Melinda didn’t take care of her mental health and got lost in her love for Robert that she lost herself. She had as much fault in everything that happened as every other character and even more, because she was the only one that could have changed her situation if it wasn’t working for her. Her inability to show weakness at the right time ruined her and brought her to the very end. She missed the signs or maybe she just turned her mind away from them because she was in love and wanted desperately for it to work. With mental health issues, it is sometimes easy to let insecurities blind us to the reality of things, and this could have been what she was going through but nobody knew. During one of her sessions, the therapist suggested that she might have borderline personality disorder and she got angry, signifying denial which is never a good thing for someone living with a mental illness.
The shit hits the fan when her sisters report Robert’s alleged betrayal and she finally has had enough, leaves him and voila Robert’s life turns around and he becomes a changed man who is now dating someone. And so begins the acrimony. The hook of “Acrimony” is clear: The audience gets to see Taraji P. Henson go hog-wild with rage. And that happened, after Melinda gets divorced and learned that the woman who has replaced her (the same woman he cheated on her with many years before) will now reap the benefits (yacht, diamond ring, sky-view penthouse) that Melinda never got to enjoy in her marriage.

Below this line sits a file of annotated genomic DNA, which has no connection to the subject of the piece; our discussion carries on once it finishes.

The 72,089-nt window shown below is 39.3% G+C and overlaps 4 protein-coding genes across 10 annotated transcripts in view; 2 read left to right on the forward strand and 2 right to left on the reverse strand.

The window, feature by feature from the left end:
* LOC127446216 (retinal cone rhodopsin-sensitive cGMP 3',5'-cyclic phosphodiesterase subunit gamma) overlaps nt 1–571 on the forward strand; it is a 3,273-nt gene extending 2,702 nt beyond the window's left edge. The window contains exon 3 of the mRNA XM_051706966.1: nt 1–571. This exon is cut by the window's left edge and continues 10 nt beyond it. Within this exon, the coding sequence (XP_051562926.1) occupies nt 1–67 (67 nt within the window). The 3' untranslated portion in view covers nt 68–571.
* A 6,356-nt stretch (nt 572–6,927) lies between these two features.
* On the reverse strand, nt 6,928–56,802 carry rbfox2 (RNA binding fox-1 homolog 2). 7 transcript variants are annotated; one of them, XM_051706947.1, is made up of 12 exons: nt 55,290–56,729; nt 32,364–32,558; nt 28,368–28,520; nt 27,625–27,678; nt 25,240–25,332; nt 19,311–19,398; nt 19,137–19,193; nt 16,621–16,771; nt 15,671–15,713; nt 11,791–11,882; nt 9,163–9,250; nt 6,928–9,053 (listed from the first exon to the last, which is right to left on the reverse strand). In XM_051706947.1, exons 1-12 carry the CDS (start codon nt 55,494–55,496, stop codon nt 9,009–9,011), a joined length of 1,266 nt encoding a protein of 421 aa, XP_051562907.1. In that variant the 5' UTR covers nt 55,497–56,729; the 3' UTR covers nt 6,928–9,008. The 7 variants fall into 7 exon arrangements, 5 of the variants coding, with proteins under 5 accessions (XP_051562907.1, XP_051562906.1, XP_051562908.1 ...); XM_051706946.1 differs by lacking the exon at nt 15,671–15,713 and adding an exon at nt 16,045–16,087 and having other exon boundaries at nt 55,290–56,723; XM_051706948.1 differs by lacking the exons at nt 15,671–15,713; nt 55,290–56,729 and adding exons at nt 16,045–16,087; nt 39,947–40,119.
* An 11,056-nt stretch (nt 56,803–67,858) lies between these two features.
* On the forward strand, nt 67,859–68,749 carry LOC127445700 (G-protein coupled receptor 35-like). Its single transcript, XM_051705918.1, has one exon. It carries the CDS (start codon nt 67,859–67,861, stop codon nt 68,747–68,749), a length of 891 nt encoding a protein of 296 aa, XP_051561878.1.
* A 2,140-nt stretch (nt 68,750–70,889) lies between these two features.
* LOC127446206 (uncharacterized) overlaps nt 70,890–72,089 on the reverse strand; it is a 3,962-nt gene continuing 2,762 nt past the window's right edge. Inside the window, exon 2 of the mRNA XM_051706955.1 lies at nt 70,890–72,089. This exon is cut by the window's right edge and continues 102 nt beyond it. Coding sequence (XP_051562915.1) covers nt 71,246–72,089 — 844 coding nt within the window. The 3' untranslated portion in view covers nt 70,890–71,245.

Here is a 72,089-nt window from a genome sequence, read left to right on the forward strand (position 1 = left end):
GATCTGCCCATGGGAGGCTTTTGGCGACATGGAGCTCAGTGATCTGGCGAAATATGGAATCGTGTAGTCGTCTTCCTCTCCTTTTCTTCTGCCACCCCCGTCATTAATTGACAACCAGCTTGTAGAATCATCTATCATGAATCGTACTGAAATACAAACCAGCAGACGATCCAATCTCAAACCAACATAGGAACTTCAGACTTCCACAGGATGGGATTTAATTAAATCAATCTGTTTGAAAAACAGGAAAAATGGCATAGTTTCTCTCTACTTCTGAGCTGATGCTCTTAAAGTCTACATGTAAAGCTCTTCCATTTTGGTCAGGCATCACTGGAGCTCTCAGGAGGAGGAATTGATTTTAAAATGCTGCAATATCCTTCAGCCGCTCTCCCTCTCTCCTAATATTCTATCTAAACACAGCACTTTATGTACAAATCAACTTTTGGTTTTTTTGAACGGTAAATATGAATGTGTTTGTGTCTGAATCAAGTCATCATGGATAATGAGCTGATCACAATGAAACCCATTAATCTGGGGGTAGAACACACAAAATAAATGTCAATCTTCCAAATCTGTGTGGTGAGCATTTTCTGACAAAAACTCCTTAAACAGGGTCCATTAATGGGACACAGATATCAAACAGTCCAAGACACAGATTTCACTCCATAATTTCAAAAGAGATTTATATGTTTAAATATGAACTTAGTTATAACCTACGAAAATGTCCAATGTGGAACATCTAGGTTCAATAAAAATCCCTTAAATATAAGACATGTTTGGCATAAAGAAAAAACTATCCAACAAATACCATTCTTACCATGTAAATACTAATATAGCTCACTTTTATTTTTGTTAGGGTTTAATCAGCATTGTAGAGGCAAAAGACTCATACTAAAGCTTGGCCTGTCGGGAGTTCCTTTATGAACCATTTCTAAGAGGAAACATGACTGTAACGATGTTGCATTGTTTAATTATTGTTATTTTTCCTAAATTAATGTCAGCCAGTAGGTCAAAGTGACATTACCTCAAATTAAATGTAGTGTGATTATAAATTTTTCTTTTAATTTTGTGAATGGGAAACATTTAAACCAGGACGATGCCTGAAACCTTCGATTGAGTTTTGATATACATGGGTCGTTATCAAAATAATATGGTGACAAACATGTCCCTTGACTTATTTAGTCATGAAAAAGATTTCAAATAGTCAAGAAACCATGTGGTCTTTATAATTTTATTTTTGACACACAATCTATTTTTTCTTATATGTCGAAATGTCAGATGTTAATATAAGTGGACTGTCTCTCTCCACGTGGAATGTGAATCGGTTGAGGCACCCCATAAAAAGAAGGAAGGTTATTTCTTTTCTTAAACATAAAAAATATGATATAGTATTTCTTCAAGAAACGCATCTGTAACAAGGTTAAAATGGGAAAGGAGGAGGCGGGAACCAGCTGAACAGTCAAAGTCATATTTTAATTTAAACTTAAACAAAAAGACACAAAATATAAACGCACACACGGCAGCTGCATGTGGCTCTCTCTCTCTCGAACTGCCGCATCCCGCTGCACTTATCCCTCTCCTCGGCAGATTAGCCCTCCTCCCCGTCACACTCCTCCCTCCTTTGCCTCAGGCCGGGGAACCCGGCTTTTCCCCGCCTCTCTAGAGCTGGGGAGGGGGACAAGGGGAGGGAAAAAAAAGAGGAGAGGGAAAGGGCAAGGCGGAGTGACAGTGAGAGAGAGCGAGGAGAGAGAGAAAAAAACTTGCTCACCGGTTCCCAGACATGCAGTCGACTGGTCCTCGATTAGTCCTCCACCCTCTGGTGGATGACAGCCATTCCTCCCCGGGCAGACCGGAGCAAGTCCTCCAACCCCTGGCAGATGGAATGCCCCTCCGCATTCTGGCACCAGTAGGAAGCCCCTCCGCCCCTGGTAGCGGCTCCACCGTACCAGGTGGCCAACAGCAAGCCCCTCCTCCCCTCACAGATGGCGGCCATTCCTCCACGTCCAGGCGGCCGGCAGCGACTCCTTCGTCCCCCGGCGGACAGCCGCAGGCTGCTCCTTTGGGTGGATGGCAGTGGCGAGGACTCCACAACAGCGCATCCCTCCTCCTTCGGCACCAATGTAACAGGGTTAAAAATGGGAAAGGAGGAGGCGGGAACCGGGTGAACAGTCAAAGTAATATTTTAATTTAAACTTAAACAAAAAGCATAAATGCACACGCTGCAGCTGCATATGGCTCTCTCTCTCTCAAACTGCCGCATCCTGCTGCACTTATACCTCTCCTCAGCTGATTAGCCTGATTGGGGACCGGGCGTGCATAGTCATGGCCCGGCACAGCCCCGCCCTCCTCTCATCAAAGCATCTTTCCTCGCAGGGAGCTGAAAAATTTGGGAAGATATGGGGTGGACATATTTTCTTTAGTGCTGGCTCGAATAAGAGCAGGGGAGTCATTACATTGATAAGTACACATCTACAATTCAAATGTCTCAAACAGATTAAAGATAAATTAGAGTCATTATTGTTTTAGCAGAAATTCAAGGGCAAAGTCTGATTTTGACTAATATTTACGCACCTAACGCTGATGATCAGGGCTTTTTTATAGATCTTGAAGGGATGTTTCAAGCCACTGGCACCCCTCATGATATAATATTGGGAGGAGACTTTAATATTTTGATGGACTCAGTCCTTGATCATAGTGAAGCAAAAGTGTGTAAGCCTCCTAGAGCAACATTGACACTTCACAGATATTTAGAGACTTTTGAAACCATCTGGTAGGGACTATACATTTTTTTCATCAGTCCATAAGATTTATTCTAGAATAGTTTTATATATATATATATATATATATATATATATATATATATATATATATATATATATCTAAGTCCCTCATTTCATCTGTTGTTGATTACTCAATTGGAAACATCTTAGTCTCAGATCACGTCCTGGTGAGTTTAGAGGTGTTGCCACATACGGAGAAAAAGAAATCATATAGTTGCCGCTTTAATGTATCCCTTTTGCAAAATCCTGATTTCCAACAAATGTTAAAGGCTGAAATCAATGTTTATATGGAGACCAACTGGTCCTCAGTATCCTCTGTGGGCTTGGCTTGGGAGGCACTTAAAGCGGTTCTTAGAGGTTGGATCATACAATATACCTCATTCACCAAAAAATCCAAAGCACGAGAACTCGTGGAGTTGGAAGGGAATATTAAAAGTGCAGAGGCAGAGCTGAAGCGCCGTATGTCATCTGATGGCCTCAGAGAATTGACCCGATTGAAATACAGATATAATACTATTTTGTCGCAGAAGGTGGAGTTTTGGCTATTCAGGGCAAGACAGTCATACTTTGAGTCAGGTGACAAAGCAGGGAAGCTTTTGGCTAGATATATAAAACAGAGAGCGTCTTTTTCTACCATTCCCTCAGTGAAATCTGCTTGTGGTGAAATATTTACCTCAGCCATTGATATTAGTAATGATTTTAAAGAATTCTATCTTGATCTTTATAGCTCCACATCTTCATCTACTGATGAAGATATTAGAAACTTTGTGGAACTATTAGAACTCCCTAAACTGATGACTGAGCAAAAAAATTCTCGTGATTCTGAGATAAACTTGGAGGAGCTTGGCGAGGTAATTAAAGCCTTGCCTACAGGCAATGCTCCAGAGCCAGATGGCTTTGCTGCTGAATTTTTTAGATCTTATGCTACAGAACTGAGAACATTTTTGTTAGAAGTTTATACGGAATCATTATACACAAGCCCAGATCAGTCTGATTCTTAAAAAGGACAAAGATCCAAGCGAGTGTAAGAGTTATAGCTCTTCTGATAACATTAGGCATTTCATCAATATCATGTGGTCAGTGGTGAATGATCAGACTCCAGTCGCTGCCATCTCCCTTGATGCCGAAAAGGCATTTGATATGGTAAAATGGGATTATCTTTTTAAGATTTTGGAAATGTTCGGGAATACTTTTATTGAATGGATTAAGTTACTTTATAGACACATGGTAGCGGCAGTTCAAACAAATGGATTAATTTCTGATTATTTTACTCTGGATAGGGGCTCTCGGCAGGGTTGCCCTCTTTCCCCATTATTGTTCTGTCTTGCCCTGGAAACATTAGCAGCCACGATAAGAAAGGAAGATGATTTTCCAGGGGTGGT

There’s so much more I have to say on this movie and the issues it addresses but some things are better left unsaid. However, it’s really sad that if only many things had been done differently, perhaps Melinda’s acrimony would have not driven her to the very end of her life.
If there’s anything you’ll like to add, please do so in the comments section.
Have a wonderful day, lovelies.